Because many pain relievers (including aspirin-containing products) can cause internal bleeding, acetaminophen is generally considered a safe alternative for people with bleeding disorders. However, too much of it can cause complications. The Food and Drug Administration (FDA) is protecting the public by taking steps to prevent harmful side effects from acetaminophen and propoxyphene in prescription pain medications.
In January 2011, the FDA requested that all manufacturers of prescription products containing acetaminophen limit the amount to 325 mg or less. Current products contain up to 750 mg per capsule or tablet. The action was taken to prevent liver damage, which can occur when patients take more than one product containing acetaminophen; drink alcohol while on it; or exceed the recommended daily dose for adults of 4,000 mg/day.
“The maximum daily amount for seniors should be 3,000 mg,” says Michelle Witkop, DNP, FNP-BC, nurse practitioner at the Munson Medical Center, Northern Regional Bleeding Disorders Center, Traverse City, Michigan. As people age, their liver and kidneys metabolize drugs more slowly, so they stay in the body longer.
Patients on prescription pain medicine may not realize acetaminophen is found in the popular opioid pain relievers hydrocodone (Vicodin) and oxycodone (Percocet). It is also an ingredient in many cough and cold medications.
Acetaminophen itself is not the culprit in causing liver injury. The byproducts that result when it is metabolized do the harm. Exceeding the maximum daily amount inhibits the liver’s ability to metabolize the drug. Toxic byproducts then build up, which inflame the liver and damage its cells. Acetaminophen is usually not recommended for patients with HIV, because it can suppress the immune system, or who have hepatitis C, because the liver is already compromised.
“It’s not that acetaminophen is a bad drug,” Witkop says. “For the bleeding disorders population, it can be used. But you have to look at how much you are taking in combination with other medications.” Further, you cannot take acetaminophen and continue to drink alcohol, which accelerates liver damage, she stresses. This is even more important for patients with other co-morbidities, such as hepatitis C, says Witkop.
According to the American Association for the Study of Liver Diseases, acetaminophen overdoses cause 50,000 emergency room visits and 500 deaths annually in the US. “Overdose from prescription products containing acetaminophen account for nearly half of all cases of acetaminophen-related liver failure in the US, many of which result in liver transplant or death,” says Sandra Kweder, MD, deputy director of the FDA’s Office of New Drugs.
Now prescription products containing acetaminophen must contain the FDA’s so-called “black box warning” label, its strongest alert. The label will state that liver damage can result from acetaminophen overdose. Over-the-counter products with acetaminophen already bear the black box warning label.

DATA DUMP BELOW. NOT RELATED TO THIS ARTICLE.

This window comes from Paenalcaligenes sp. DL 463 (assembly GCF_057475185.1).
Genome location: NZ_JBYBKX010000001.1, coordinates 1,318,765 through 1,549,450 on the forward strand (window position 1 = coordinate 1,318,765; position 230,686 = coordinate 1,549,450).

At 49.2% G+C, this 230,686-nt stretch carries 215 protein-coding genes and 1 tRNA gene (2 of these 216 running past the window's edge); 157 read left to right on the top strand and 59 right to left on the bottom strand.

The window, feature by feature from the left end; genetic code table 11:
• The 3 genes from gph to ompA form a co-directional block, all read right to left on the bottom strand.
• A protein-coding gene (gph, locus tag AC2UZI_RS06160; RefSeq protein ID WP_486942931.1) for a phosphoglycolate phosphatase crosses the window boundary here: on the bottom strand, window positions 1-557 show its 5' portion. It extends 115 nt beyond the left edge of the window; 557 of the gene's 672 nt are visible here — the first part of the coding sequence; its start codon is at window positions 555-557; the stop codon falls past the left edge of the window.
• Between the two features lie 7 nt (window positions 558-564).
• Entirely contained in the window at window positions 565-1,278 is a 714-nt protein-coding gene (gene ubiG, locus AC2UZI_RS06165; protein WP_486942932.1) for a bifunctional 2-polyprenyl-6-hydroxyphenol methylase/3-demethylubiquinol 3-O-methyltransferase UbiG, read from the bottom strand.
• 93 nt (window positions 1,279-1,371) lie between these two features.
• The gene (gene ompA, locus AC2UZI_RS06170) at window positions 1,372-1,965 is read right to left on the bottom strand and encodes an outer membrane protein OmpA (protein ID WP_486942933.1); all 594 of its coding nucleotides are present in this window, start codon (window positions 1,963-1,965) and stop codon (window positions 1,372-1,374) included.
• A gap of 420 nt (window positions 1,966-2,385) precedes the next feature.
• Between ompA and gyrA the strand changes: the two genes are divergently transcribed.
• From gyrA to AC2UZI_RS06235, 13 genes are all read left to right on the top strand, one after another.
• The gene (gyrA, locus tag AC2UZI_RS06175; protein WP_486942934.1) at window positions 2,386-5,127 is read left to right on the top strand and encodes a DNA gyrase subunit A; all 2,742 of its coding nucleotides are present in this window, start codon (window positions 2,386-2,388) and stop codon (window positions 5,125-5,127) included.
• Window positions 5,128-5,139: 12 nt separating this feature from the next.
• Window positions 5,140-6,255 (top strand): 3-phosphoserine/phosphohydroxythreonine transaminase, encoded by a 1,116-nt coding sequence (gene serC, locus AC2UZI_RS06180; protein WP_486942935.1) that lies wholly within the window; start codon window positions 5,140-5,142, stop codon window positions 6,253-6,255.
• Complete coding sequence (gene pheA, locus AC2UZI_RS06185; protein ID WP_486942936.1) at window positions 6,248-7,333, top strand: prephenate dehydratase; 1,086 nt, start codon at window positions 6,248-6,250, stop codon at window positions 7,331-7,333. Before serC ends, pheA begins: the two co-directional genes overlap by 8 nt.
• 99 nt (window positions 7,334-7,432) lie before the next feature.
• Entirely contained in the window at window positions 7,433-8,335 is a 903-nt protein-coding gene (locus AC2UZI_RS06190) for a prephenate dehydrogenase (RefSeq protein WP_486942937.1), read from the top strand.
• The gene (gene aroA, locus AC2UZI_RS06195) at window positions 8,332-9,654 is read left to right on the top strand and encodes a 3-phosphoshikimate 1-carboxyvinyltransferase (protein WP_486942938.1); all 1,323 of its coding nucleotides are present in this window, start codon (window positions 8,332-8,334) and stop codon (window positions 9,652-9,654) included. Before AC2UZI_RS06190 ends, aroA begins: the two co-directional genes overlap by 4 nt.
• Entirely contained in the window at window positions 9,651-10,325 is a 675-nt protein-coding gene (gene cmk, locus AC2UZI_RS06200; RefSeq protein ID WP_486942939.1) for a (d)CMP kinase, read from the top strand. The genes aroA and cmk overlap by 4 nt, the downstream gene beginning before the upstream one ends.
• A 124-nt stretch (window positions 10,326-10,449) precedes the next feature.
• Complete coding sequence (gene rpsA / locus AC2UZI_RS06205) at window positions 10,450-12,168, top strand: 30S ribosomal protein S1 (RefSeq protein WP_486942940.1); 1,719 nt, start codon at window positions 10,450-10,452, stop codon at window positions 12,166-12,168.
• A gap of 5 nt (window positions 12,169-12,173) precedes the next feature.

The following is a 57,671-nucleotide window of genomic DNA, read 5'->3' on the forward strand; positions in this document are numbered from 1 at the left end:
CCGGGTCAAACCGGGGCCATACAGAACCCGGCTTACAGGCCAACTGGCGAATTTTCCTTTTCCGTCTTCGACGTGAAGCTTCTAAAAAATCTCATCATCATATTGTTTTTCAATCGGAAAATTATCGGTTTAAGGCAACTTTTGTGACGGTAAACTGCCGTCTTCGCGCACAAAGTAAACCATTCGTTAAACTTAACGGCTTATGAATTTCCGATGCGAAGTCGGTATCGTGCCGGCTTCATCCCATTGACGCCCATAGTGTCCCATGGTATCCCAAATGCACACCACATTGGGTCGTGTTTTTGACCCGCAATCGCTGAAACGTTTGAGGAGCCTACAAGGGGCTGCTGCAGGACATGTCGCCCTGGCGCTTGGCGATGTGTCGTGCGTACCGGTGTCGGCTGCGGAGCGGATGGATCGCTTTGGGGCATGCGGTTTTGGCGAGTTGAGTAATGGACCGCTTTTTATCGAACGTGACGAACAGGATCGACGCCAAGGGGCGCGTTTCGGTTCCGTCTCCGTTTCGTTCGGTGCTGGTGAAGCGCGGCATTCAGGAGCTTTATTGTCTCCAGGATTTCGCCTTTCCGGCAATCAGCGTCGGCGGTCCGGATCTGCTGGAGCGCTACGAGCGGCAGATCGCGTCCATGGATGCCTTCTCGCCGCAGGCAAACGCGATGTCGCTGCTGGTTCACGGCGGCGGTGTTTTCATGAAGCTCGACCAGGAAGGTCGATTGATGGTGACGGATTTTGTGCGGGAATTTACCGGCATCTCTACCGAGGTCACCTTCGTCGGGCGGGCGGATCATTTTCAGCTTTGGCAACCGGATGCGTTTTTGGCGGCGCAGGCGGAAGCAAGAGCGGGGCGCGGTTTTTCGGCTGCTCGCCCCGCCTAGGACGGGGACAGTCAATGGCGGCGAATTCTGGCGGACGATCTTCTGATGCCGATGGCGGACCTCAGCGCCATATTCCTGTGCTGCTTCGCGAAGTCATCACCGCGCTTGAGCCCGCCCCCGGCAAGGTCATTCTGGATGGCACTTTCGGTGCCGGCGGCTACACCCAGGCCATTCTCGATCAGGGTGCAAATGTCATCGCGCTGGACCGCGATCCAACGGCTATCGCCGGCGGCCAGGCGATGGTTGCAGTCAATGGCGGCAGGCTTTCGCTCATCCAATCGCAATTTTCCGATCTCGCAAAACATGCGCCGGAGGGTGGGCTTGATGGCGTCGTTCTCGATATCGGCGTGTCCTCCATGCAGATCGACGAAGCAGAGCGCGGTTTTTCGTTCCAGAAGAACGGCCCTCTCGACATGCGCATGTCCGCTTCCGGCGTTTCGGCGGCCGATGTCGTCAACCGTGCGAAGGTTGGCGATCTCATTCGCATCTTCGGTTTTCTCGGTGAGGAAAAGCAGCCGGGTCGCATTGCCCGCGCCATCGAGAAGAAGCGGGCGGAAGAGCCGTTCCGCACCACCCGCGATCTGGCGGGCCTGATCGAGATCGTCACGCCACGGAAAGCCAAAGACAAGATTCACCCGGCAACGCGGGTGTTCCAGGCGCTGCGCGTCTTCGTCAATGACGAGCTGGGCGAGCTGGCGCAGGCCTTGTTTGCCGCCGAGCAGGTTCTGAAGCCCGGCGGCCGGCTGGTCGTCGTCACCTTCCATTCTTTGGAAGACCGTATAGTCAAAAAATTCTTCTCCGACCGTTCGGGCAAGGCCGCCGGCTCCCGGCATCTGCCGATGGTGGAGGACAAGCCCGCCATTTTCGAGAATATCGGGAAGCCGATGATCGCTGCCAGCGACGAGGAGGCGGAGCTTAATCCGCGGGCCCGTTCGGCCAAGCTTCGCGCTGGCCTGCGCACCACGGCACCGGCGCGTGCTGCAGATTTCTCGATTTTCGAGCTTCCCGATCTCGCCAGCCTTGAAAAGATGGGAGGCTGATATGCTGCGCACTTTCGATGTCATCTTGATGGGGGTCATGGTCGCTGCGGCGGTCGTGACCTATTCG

Darvon, a popular prescription drug containing propoxyphene, was used for more than 50 years to alleviate mild to moderate pain. Now it is on its way out. So is Darvocet, which contains propoxyphene and acetaminophen. Both can produce severe heart rhythm disturbances. Xanodyne Pharmaceuticals Inc., the main manufacturer, agreed to voluntarily withdraw the drugs after a request from the FDA in November 2010.
For years, Darvon’s side effects have been weighed against its benefits. In Britain, the drug was withdrawn in 2006 due to heightened risk of suicide and accidental overdose. In 2009, the FDA required a black box warning on the label about the potential for fatal overdose. In 2010, a study conducted by Xanodyne indicated that propoxyphene increased the risk for heart rhythm abnormalities that could lead to death, even in patients taking the recommended amount.
“The data suggested that the heart risk of propoxyphene could apply to all users, and not just those who took excessive doses or those with medical conditions that might reduce their ability to clear propoxyphene from the body, such as patients with reduced kidney function,” says John Jenkins, MD, director of the FDA’s Center for Drug Evaluation and Research.
The study indicated the potential for cardiac arrest, or sudden heart death, from serious abnormal heart rhythms. In addition, the data showed that minor changes in a patient’s health, such as dehydration or decreased kidney function, could increase the risk of adverse effects from propoxyphene. Patients who are on Darvon or Darvocet should consult their physician before they stop taking the medication.
Pain Relief Alternatives
Talk to your provider about pain relief alternatives that will work for you. Rarely is there a single medication that will relieve all of your pain, though.
“We take a multimodal approach to pain management, hitting it from different mechanisms, pharmacologically and nonpharmacologically,” Witkop says. Opioids help relieve some types of pain, while neuropathic drugs help when nerves become irritated after a joint bleed, she says.
Witkop is also a proponent of nondrug alternatives. Ice, compression and elevation can help; so can distraction techniques, she says. “Guided imagery, hypnosis and biofeedback are other alternative methods of pain management.” The key is finding the right combination that works for you.